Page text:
|North Korean state media has urged people to pledge allegiance to Kim's youngest son Kim Jong-un [AFP]
The young man tipped to be North Korea's next leader and propel the Kim dynasty into a third generation is even more of an enigma than his mercurial father Kim Jong-il, who has died at the age of 69.
North Korean state media on Monday urged people to pledge allegiance to Kim's youngest son and heir apparent Kim Jong-un, aged in his late 20s, after the stunning announcement that his father had died on Saturday.
Kim Jong-un's life is shrouded in mystery, but in recent years he has been pushed to the forefront as his father apparently sped up plans for the nation's second dynastic succession, after suffering a stroke in August 2008.
In September 2010, the son was made a four-star general and given senior ruling party posts, despite his lack of any military experience.
It was only then that state media published his first-ever adult photograph, an image of a chubby young man dressed in a dark Mao-type suit sitting in a line-up of top communist party officials.
Since his elevation, Kim Jong-un has been constantly at his father's side, and is said to be actively involved in state affairs.
Kim Jon-il's youngest son, Kim Jong-un is expected to take over from his father [Al Jazeera]
North Korea's propaganda machine has rolled into action to build up the same personality cult for Jong-un that surrounded his father and late grandfather Kim il-Sung, the founder and "eternal leader" of North Korea who died in 1994.
The North's official media on Monday declared Jong-un as the "great successor", in a sign that North Korea's elites have signed up to a well-planned handover of power.
"Kim Jong-un's leadership provides a sure guarantee for creditably carrying to completion the revolutionary cause of juche through generations, the cause started by Kim il-Sung and led by Kim Jong-il to victory," the official news agency said.
However, little is known about how the succession will unfold in the world's only communist dynasty.
Kim Jong-il's only sister Kim Kyong-hui and her husband Jang Song-thaek, the country's unofficial number-two leader, are expected to act as Kim junior's mentor and throw their political weight behind him.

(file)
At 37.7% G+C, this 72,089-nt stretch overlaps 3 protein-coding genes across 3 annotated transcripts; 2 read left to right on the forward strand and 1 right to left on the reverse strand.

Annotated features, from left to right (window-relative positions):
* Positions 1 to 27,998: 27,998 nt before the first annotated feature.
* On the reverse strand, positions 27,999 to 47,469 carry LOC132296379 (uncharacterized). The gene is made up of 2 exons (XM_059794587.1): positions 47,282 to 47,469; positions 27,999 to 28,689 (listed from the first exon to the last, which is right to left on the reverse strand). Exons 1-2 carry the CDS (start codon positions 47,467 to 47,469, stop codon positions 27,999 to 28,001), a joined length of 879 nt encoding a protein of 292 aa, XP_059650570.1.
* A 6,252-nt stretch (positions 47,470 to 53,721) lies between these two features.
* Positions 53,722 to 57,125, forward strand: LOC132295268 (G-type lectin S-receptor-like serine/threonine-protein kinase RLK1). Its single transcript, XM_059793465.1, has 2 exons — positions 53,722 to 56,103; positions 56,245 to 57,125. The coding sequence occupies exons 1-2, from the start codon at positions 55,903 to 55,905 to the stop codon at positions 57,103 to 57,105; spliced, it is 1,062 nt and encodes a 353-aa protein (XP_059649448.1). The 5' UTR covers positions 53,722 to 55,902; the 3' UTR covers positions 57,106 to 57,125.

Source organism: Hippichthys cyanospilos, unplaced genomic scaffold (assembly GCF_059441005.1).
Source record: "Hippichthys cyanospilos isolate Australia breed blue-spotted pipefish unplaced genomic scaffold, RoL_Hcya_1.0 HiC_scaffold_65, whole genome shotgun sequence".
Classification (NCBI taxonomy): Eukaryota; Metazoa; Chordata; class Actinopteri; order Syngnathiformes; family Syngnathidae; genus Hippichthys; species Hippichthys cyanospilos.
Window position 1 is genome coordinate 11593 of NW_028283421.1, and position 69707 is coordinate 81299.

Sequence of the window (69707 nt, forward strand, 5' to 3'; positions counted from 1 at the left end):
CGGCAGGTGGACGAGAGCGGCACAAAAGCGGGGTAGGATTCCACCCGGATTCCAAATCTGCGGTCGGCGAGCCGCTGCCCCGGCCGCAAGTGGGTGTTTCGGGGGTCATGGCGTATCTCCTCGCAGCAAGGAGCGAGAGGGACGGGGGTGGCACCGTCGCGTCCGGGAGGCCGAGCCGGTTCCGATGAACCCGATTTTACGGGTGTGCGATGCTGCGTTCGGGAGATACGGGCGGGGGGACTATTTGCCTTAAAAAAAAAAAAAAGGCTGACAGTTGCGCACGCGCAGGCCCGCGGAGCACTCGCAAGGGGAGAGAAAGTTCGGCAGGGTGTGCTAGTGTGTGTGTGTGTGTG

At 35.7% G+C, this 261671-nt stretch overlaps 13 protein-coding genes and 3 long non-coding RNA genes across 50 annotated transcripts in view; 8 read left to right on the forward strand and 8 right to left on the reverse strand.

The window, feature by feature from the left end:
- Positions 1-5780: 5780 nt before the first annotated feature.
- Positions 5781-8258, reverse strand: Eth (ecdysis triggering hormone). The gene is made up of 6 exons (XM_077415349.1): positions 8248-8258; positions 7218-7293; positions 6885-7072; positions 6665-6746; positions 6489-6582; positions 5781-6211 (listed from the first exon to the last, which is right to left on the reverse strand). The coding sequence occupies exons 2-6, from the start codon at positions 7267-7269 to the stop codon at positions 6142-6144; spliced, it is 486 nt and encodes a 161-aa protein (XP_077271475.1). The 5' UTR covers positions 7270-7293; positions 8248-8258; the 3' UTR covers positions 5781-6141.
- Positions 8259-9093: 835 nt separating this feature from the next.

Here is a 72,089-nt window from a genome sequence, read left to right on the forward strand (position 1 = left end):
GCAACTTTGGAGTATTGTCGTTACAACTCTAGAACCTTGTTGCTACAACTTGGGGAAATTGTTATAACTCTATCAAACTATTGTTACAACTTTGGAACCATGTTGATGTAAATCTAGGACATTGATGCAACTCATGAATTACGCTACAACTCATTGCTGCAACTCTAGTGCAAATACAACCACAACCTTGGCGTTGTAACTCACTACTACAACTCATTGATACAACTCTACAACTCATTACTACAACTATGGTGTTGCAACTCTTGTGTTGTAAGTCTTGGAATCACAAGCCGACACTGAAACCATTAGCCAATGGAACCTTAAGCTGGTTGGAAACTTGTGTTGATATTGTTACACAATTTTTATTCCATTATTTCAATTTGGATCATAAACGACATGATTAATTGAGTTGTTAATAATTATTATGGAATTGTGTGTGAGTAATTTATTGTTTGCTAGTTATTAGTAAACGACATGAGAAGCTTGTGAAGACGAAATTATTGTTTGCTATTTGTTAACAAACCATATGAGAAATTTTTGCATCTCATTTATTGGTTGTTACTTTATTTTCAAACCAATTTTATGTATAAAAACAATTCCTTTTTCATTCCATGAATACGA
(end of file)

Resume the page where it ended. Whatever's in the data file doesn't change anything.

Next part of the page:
Although many observers have played down any immediate turbulence in the nuclear-armed nation, they say that the longer-term scenario for the secretive nation remains unclear.
"The North Korean elite has a vested interest in maintaining the system and will assess Jong-un's ability to protect its interests," said Bruce Klingner, a Northeast Asia expert at the Heritage Foundation in Washington.
The son is not only inexperienced but lacks his own power base, Klingner said, pointing to reports that top officials seen as resistant to a third-generation dynastic succession had been removed.
"The elite will balance a shared sense of external threat against fear of domestic instability from an inexperienced leader. The senior government leadership may assess Jong-un's shortcomings as sufficient justification for contesting his succession," he said.
In a memoir, Kenji Fujimoto, a former Japanese sushi chef for Kim Jong-il, described the Swiss-educated Jong-un as a "chip off the old block, a spitting image of his father in terms of face, body shape and personality".
Jong-un has made headlines since his name was floated by South Korean media in early 2009 as the figure being groomed to succeed his father.
Little is known for sure about his character but experts believe he has traits in common with his father.
"Jong-un is known to have the potential to become a strong, ruthless leader. He has a take-charge personality," Sejong Institute analyst Cheong Seong-chang, a specialist in the succession issue, has told AFP previously.
"As a result, as of the summer of 2010, Kim Jong-un peddles influence, excluding in foreign affairs matters, on state affairs on a level similar to that of Kim Jong-il."
South Korea's spy chief Won Sei-hoon said last year that Kim Jong-il's poor health had driven him to speed up preparations for the transfer of power, with the son taking a bigger policy-making role and accompanying his father on trips.
Some analysts had seen second son Kim Jong-chul as favourite to take over. But Fujimoto said in his memoir that Kim thought of Jong-chul as effeminate and unfit for leadership.
Eldest son Jong-nam apparently spoilt his prospects after being deported from Japan in 2001 for trying to enter with a forged passport while attempting a visit to Tokyo Disneyland.
Jong-un was born to the leader's third wife, Japan-born ethnic Korean dancer Ko Yong-hi, who is believed to have died of breast cancer in 2004. He is believed to have studied at international school in Switzerland under a false name.
Newspaper reports say he enjoyed basketball and drawing cartoons in Switzerland, where school staff and friends reportedly remembered a shy boy who liked skiing and Hollywood tough guy Jean-Claude Van Damme.